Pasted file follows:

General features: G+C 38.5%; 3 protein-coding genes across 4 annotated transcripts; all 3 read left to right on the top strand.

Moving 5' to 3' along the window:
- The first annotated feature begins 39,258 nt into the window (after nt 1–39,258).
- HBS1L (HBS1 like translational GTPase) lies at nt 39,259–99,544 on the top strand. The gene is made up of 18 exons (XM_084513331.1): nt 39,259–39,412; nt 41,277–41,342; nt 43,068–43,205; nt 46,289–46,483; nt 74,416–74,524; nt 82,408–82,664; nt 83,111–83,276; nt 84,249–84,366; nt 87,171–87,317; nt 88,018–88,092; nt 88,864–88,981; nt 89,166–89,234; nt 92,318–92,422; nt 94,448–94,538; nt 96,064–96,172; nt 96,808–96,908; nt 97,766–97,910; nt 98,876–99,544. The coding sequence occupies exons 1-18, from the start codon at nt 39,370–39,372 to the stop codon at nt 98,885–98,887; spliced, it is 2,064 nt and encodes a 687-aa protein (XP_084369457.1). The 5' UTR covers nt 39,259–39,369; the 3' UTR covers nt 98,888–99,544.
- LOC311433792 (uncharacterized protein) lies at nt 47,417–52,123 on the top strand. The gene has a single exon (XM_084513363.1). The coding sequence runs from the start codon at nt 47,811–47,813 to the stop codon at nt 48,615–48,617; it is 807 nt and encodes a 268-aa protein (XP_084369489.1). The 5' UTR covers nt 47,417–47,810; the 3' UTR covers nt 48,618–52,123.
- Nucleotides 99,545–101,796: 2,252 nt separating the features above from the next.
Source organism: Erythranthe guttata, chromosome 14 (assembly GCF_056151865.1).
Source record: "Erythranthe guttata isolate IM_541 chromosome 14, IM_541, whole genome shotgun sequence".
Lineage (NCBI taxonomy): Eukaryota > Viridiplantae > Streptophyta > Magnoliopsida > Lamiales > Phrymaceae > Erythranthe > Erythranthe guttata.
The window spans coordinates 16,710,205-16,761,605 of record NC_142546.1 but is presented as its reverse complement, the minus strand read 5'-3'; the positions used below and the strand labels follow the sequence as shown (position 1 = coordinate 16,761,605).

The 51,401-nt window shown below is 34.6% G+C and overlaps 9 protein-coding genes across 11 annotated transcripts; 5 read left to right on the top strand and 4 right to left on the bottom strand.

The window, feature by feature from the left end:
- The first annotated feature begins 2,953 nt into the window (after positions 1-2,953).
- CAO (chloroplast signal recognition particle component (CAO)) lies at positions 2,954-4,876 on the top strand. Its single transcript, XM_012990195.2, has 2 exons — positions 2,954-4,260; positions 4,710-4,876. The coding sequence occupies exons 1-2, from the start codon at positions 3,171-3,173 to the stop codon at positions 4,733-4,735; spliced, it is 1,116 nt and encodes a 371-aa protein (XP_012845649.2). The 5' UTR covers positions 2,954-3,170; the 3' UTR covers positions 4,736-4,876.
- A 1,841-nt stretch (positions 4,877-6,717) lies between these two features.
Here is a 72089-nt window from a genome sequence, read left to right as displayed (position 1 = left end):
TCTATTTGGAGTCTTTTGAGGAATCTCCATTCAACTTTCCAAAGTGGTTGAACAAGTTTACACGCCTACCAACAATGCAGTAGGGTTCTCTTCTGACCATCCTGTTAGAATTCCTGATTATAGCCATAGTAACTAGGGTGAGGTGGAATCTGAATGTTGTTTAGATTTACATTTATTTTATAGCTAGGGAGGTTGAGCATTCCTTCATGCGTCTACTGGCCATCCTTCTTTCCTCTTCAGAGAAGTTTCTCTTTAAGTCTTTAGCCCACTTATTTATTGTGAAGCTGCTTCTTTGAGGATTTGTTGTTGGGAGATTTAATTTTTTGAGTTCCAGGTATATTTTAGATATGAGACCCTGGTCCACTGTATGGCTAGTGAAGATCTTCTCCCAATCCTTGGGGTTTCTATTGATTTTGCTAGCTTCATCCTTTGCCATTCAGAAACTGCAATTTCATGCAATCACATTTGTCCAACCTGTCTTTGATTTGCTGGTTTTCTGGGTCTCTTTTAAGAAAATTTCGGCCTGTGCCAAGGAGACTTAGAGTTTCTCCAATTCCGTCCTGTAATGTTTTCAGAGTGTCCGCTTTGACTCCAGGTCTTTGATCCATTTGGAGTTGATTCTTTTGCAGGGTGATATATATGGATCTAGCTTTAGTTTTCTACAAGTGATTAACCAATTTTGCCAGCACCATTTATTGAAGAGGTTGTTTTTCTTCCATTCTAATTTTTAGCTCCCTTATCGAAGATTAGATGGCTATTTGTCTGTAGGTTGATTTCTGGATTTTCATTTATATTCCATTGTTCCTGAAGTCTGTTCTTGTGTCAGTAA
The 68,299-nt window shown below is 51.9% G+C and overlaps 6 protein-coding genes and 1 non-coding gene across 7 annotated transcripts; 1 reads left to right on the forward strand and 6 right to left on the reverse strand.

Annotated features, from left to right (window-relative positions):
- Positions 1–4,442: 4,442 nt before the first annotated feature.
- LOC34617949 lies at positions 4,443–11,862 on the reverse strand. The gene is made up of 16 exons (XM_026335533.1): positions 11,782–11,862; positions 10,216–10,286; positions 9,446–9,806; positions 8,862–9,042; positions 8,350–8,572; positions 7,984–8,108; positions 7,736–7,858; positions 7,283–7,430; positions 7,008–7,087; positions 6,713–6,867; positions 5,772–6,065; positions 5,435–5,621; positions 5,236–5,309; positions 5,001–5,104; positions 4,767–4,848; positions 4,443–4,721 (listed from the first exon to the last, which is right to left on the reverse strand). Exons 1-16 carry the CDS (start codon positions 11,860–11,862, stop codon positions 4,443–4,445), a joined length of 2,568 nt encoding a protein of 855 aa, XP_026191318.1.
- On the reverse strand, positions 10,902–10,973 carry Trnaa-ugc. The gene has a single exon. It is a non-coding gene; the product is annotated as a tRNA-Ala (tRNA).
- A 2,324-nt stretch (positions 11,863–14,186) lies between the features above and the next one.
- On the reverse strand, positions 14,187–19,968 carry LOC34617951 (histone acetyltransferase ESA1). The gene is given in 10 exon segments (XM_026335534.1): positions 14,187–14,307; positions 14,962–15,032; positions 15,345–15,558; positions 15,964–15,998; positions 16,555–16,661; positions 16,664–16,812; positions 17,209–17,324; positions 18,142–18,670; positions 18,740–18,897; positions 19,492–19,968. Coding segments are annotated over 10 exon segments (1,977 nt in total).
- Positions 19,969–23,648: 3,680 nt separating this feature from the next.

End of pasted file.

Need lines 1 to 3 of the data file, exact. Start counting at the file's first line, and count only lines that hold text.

General features: G+C 38.5%; 3 protein-coding genes across 4 annotated transcripts; all 3 read left to right on the top strand.

Moving 5' to 3' along the window:
- The first annotated feature begins 39,258 nt into the window (after nt 1–39,258).